How do you approach the process of creating a mind within a space? What are some of the challenges and rewards of this process?
A Mind Within a Space has been an incredibly intriguing and exciting journey. However, it came with its set of challenges. The process of creating this show was both thrilling and demanding. I was inspired to present my works collectively, as they are a reflection of all the memories I've gathered throughout my life, stored within one visual narrative.
My primary goal for this exhibition was to invite viewers to experience the world through my perspective, to step into the space I inhabit, and to witness the world as I do. I wanted to convey my experiences, my connection to my surroundings, and how I perceive everything that surrounds me. Ultimately, I aimed to make the viewers feel like they were entering a home, a place where they could connect and relate to the emotions and memories I've expressed in my artwork.
How do you relate to the quote by Albert Einstein that “The Revolution introduced me to art, and in turn art introduced me to the Revolution!”? Do you see your art as a form of revolution or resistance?
Through my creative works, my primary aim is to provoke contemplation regarding subjects frequently left unspoken. I am driven to explore the often-overlooked yet profoundly significant aspects of life that are both commonplace and intimately connected to our existence. In this pursuit, I perceive my art as a form of resistance. I find immense satisfaction in questioning the seemingly ordinary aspects of life, which, despite their simplicity, resonate deeply with people and hold great significance in our daily existence.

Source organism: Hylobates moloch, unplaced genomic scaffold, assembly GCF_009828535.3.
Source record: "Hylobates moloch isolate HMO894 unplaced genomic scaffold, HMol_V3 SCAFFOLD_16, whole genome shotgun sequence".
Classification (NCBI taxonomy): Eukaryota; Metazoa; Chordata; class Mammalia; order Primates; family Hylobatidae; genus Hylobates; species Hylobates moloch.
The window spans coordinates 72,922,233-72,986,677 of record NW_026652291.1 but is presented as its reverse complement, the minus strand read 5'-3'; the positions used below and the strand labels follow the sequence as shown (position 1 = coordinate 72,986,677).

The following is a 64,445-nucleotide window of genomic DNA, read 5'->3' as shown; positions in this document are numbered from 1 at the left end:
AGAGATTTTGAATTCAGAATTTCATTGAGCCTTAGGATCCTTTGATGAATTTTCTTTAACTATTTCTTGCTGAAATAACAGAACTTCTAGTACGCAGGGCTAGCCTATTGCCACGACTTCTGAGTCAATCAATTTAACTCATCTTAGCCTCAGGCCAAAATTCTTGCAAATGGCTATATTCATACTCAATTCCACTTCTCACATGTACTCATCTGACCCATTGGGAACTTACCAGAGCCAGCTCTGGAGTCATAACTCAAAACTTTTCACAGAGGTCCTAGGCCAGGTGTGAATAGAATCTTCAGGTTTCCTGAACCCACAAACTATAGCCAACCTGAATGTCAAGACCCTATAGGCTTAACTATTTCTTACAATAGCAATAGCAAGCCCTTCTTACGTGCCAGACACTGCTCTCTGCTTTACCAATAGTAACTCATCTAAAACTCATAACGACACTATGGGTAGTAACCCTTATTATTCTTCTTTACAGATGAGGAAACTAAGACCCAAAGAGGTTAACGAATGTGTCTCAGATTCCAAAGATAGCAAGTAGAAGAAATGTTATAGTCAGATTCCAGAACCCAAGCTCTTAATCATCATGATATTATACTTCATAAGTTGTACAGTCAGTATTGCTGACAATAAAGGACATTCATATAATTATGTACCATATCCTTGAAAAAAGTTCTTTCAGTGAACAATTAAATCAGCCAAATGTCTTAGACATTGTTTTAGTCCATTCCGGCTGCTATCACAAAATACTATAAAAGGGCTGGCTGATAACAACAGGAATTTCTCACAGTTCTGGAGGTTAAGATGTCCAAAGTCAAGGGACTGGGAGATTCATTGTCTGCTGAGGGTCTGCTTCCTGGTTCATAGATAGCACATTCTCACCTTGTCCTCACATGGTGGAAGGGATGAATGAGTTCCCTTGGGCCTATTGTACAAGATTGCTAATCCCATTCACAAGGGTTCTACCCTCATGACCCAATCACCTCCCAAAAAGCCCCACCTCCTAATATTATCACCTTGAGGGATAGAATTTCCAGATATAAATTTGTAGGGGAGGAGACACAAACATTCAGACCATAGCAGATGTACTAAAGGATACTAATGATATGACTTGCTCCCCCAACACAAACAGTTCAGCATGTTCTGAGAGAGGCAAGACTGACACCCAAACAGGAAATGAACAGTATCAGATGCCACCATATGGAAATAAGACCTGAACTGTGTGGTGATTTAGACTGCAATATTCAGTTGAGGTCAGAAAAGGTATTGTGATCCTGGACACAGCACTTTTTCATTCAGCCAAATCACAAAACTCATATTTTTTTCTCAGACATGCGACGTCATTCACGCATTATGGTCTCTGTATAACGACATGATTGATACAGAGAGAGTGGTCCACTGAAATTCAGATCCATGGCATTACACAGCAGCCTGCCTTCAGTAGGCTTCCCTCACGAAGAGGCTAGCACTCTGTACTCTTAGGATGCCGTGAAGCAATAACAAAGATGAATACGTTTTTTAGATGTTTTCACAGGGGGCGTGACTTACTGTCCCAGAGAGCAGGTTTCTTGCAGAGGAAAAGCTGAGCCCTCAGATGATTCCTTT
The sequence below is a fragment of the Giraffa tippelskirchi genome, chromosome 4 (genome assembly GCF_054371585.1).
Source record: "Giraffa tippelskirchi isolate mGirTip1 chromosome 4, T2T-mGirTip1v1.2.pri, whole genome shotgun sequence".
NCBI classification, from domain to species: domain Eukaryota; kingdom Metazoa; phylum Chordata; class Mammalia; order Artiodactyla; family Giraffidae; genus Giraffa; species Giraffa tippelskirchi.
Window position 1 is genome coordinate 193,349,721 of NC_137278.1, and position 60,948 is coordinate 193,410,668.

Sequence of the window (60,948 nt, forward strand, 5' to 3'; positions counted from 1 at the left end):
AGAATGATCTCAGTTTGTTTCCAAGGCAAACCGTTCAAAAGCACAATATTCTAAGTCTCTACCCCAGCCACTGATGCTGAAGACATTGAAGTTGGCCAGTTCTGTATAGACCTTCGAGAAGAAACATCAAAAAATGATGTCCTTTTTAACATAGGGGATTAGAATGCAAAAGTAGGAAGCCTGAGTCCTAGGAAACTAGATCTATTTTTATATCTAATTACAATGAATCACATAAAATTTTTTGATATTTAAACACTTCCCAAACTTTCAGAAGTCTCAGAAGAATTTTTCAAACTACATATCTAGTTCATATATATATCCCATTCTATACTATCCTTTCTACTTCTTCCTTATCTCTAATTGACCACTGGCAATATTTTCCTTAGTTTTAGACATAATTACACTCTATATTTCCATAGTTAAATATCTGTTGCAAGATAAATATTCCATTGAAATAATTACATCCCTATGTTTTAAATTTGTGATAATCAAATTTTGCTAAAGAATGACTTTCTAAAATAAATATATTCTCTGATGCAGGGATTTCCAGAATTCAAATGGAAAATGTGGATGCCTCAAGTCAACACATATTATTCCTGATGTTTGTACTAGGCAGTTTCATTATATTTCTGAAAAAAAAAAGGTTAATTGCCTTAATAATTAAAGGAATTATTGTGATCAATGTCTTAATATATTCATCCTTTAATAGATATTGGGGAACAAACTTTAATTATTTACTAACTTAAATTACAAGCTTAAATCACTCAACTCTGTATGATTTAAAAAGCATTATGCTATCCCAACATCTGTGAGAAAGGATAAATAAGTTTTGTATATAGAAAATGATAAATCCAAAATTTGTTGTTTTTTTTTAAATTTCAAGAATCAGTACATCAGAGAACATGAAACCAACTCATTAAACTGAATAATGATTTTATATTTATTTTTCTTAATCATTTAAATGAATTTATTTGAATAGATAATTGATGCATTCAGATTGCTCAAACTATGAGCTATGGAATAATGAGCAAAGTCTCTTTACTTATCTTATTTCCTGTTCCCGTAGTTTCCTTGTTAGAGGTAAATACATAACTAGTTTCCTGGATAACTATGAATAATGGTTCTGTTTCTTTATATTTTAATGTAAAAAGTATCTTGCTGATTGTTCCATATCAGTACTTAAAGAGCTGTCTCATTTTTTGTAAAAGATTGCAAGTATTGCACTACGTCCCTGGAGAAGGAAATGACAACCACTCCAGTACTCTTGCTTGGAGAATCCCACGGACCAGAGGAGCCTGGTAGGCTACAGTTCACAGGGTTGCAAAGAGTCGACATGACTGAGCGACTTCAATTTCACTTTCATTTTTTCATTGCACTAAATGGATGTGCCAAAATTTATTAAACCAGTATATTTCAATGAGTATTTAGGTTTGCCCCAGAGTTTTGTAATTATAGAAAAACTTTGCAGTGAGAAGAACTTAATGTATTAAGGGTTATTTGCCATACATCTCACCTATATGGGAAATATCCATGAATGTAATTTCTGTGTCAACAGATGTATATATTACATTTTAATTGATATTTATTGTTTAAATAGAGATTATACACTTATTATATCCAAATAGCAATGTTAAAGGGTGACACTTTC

How do you collaborate and experiment with other artists and communities through Method? What are some of the benefits and outcomes of this approach?
Hailing from Indore and venturing into the bustling metropolis of Mumbai to embark on my artistic journey has been an enriching experience. My time in this vibrant city, working with the Method, has proven to be an amazing period in my life. The interactions and connections I've made here have been nothing short of remarkable, as I've had the privilege of engaging with a diverse array of individuals from different walks of life.
These interactions have not only broadened my horizons but have also provided me with a deeper insight into my own self. Conversations with fellow artists and creators have acted as mirrors, reflecting facets of my own creative process that I may not have discovered otherwise. Through these encounters, I've come to appreciate the inherent value of dialogue and exchange in the artistic realm, as each conversation has been a stepping stone towards a more profound understanding of my craft.
What are some of the current or upcoming projects that you are working on or excited about?
I’m really excited to work more and create more artworks. I want to work on “I want to go home” series more and want to explore the connection of my previous space with the current one coming up and it’s a very beautiful subject to embark upon.
Words Hansika Lohani